[Swan-dev] Add -std=c99 to the compiler flags?

Andrew Cagney andrew.cagney at gmail.com
Thu Feb 5 18:42:09 EET 2015

On 5 February 2015 at 01:45, D. Hugh Redelmeier <hugh at mimosa.com> wrote:
> | From: Andrew Cagney <andrew.cagney at gmail.com>
> | On 4 February 2015 at 15:33, D. Hugh Redelmeier <hugh at mimosa.com> wrote:
> | > | From: Andrew Cagney <andrew.cagney at gmail.com>
> | > |     for (int i = 0; i < 10; i++) { ... }
> | > |
> | > | without -std=c99 I get a warning :-)
> | > Why does gcc require a flag?  Is using c99 so remarkable that it cannot be
> | > the default?  Is there any downside?  At least some things we already use
> | > were introduced in C99.
> |
> | The default for GCC (i.e, up to 4.x) is -std=gnu90 ("GNU dialect of
> | ISO C90 (including some C99 features)").  That is why we get away with
> | doing some things, but other things get warnings.
> Surely they could add the for (int i... thing too.  It doesn't break
> any existing program.

Cue violent agreement.

> | > What other C99 features are worth using?
> | >
> | > - I think that we already use the struct and union member initializing
> | >   syntax
> |
> | GNU and C99 had different syntax, I believe we're using the new syntax.
> Right.  That seems to be allowed by default.
> | > - Variable Length Arrays (VLAs) have been made optional-to-support in the
> | >   more recent standards so we should not use them.  Too bad: they could
> | >   do what alloca was used for.
> |
> | There's dogma arguing that we, as (what is the buzz phrase) an attack
> | surface, should never allocate dynamic sized structures on the stack.
> I don't that that is the reason.  I think it is that it was a
> divergence from C++, and now C++ kind of takes the lead.

Likely true.

> | The behaviour of inline also changed.  Specifically this case:
> |
> | static __inline__ struct hash_desc *ike_alg_get_hasher(int alg)
> | {
> |         return (struct hash_desc *) ikev1_alg_find(IKE_ALG_HASH, alg);
> | }
> I try to avoid anything with __.  It's a danger sign.  Sometimes
> needed.
> What's changed here?

The code is probably safe.  The keyword "extern" is also involved.
See the bottom of:
See http://yarchive.net/comp/linux/gcc_inline.html for hints as to why
I try to erase the issue from my memory.

> | (I'm guessing the intent is for this to be a strongly typed macro)
> Yeah, probably.  Mind you, I look at it the other way: #define is a
> poor man's inline, one with no typechecking.
> | IMNSHO we shouldn't be using inline any way.  We're deluding ourselves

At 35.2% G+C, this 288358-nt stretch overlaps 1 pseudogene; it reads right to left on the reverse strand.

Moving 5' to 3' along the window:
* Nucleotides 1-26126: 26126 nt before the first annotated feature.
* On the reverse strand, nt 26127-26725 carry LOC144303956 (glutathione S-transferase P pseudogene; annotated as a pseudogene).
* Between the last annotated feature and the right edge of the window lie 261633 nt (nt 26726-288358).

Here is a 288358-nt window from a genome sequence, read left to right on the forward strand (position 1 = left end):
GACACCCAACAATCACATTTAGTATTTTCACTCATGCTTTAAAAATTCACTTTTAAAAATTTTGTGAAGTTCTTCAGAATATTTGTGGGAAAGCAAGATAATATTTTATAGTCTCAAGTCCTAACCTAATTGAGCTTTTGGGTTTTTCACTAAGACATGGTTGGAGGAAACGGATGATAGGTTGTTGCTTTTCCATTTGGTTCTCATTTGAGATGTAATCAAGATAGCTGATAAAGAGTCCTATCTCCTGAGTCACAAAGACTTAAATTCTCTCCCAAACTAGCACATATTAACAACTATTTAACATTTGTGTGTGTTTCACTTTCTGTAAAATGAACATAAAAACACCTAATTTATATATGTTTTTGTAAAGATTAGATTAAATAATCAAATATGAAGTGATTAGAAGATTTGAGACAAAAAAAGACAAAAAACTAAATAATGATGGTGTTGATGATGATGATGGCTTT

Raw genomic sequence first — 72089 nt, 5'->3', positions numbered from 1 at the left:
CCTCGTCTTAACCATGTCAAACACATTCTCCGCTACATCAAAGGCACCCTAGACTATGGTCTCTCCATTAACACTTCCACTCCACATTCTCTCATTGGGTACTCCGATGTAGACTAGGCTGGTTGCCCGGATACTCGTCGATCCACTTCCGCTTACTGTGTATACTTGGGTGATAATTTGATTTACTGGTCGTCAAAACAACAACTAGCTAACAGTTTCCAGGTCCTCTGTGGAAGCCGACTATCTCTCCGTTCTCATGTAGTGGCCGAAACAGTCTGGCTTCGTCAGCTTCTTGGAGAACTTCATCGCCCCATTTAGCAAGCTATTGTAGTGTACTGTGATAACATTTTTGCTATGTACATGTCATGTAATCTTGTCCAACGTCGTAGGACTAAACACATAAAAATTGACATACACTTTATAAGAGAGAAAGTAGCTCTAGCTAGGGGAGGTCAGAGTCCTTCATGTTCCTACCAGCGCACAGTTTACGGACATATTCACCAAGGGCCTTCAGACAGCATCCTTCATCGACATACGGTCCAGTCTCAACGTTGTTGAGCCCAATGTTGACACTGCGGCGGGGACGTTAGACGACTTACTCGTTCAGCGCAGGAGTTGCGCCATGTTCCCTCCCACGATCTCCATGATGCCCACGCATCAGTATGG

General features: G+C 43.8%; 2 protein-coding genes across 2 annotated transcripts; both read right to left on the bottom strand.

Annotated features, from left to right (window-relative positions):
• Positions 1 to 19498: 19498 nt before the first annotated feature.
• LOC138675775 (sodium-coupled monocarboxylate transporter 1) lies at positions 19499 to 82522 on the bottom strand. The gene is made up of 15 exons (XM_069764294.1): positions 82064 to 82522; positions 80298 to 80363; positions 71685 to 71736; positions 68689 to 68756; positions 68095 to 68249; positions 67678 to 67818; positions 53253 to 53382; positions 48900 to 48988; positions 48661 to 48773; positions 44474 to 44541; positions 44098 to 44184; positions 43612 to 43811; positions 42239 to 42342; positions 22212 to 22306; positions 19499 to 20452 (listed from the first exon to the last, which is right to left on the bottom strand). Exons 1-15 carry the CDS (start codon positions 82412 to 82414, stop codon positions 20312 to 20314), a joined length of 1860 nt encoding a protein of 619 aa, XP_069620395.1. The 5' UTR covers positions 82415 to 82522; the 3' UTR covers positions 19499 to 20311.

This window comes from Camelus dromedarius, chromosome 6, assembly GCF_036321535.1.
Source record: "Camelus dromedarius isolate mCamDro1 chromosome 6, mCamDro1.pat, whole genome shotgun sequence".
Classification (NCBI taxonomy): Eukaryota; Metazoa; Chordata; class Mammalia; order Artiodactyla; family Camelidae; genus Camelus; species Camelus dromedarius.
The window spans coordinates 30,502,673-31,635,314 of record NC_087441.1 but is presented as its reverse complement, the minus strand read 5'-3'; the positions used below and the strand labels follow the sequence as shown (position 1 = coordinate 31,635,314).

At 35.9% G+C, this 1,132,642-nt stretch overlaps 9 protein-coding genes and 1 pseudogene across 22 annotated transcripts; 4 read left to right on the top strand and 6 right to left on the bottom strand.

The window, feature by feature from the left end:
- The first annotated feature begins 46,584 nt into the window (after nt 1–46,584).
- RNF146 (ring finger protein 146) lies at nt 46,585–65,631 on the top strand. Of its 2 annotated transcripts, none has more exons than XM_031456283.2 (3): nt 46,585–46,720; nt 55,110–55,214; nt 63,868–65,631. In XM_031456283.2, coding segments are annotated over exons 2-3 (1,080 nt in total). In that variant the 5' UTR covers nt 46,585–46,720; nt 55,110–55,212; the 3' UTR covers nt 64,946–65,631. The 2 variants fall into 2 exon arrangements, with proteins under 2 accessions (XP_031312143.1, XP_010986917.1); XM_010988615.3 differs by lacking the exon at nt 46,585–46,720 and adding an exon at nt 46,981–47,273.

> | if we think we can out wit the compiler: GCC will inline the things it
> | likes regardless; and issue warning pointing out how we're wrong :-)
> I use inline when I'm confused about our headers.  It has the merit of
> a macro (can be defined, not just declared in a .h).  And yet it is
> type safer.

Perhaps there should be a separate discussion thread where we try to
figure out the headers.  I suspect I'm even more confused.

Here though, just use normal functions, a performance is not an issue.
For the above, for instance, I think the header should just contain:

  struct hash_desc *ike_alg_get_hasher(int alg);

hiding the generic code in the .c file along with its call:

static struct ike_alg *ikev1_alg_find(unsigned algo_type,
                             unsigned algo_id) {...}

struct hash_desc *ike_alg_get_hasher(int alg)
        return (struct hash_desc *) ikev1_alg_find(IKE_ALG_HASH, alg);

While, Mr Mackey from South Park would claim "macros are bad m'kay",
they do have their use.  The DBG macros for instance are a positive

> I don't like it that I'm confused about our headers.  Some .h files
> are available to all userland but contain things only for pluto, for
> example.  That's bad.
> Non-inline external functions are often hard to inline, depending on
> the compiler architecture.
> | > - <inttypes.h> I think we already use it
> |
> | We should be using it.  Often we don't.
> Clean up anything you stumble upon.  That's what I try to do.

It will create a lot of entropy in the code making back-ports messier.

So, is -std=c99 in?


PS: According to that ever reliable source of information, Wikipedia,
Microsoft skipped c99 and went straight for c11.

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